A common experience in trauma is dissociation. One of the clinical therapies most focused on grounding and being present – the opposite of dissociation – is Gestalt. The intersection of these two opposites is an interesting space for healing. Trauma Therapy and Clinical Practice: Neuroscience, Gestalt, and the Body walks in the middle of the experiences and shows how one might connect the two.
If you need a definition of psychological trauma, please see Trauma and Recovery.
Living in an Uncertain World
The heart of the problem with trauma is some event that shatters our beliefs about the world. Psychological trauma is an event – something you’ve experienced or done – which cannot be integrated into your beliefs. Too often, the belief that’s called into question is the one about the world being predictable.
Many people see the universe as a big clock with gears spinning and whirring. Everything has the mechanical precision of cause and effect. There’s no room for chaos theory or Lorenz’ tornado-causing butterfly. (See Facilitating Organization Change.) It is this predictable world that we live in, because it’s a place of safety. If we believe the world is probabilistic, then we’ve got to accept that bad things can happen to good people, and that’s not okay.
Still, we know that probabilities exist. We watch batters swing and miss at the baseball plate. We play the lottery and expect to win – knowing that the probability is very small. We spin the wheel and roll the dice but keep for ourselves a separate thought about the safety of our world.
The first thing to accept about our world is that it’s random and impermanent.
Central to Gestalt is being in contact with oneself. This is a conscious, and non-judgmental, assessment of the body and mind. This includes feeling our breathing, our heartbeat, the state of our muscles, and so on. It also includes an assessment of our emotions and whether they appear to be influencing bodily processes.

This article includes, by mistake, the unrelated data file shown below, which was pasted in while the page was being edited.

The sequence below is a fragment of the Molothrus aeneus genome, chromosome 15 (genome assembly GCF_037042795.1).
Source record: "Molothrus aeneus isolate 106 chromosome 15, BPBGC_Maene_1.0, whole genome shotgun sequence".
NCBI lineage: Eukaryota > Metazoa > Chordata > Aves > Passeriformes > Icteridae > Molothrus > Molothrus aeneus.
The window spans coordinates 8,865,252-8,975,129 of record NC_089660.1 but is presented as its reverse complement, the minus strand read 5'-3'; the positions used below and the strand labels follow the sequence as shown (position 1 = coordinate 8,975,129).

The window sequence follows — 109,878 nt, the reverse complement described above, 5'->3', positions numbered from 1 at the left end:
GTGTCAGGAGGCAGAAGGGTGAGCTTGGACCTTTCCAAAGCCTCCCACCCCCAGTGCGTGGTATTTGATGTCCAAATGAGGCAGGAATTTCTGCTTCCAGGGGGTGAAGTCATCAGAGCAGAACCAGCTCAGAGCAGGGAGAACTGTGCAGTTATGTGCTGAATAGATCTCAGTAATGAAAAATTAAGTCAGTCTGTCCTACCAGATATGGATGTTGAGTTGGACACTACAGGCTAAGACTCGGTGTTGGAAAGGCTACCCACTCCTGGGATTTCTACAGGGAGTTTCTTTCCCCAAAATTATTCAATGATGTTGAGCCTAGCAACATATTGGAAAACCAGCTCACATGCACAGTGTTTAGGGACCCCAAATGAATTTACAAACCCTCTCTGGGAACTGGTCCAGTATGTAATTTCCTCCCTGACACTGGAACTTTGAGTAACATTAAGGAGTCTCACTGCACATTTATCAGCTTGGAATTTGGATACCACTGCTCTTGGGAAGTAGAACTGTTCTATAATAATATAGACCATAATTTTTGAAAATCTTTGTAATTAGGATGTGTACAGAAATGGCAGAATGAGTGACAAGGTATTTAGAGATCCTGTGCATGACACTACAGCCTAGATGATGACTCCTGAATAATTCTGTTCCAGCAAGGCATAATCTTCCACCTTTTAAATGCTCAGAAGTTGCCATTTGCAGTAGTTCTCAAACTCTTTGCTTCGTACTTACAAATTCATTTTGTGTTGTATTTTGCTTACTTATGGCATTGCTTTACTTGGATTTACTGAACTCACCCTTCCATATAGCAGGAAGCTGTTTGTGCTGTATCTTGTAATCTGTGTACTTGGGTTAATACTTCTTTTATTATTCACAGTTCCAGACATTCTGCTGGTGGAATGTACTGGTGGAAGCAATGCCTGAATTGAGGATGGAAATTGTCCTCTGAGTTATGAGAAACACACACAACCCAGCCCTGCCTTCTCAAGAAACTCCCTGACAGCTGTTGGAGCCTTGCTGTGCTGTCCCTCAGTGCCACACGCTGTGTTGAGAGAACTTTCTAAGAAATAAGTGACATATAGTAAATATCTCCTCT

In some cases, trauma victims believe that exploring these sensations is dangerous, because it will bring back the traumatic event or that, once experienced fully, they’ll not be able to contain them.
A sign of trauma is constricted thinking. Some things are, quite literally, unthinkable. So, one sign that someone is recovering from – or healing from – traumas is the capacity to consider other options. Capture explains how thoughts can sometimes enter downward spirals. In Trauma Therapy and Clinical Practice, the statement is about the barriers to escaping those cycles.
The reality is that we always have choices. Instead of the tightly coupled idea that someone or something “made you” do something, the more accurate statement is that you reacted to their action. Emotion and Adaptation explains there’s a gap between stimulus and response, and that gap allows us to respond rather than react. We can, in fact, choose our responses, if we decide we want to and we practice it.
Much of the work on psychological trauma resolution is on increasing our capacity to process the event. This can mean increasing our resources or decreasing the impact of the event. Much of that is finding ways to regulate our arousal as we consider the event. If we can reduce the emotional responses, including fear, to a more manageable level, we can better process the event.
On the surface, it sounds simple, but it requires a set of techniques like desensitization, building safety, and the core work of Gestalt, grounding. These tools and others allow traumas to be processed and thereby stop their intrusive nature. (See Trauma and Memory for more.)
Between Too Ordered and Too Disordered
Live is about making decisions. It’s selecting the right choice or option for us at the current moment. Much has been written about how we make decisions – and the consensus seems to be that there’s an optimal range for people to operate. (See Decision Making and Sources of Power for more on how we make decisions.)
Gestalt views this from the lens of being too ordered – or too disordered. You wouldn’t expect that even creativity is helped by some bounds, but that’s what Creative Confidence says about how to be creative. So, despite getting a bad reputation, constraints can be helpful. Simultaneously, they can be too restrictive and can choke off both creativity and joy.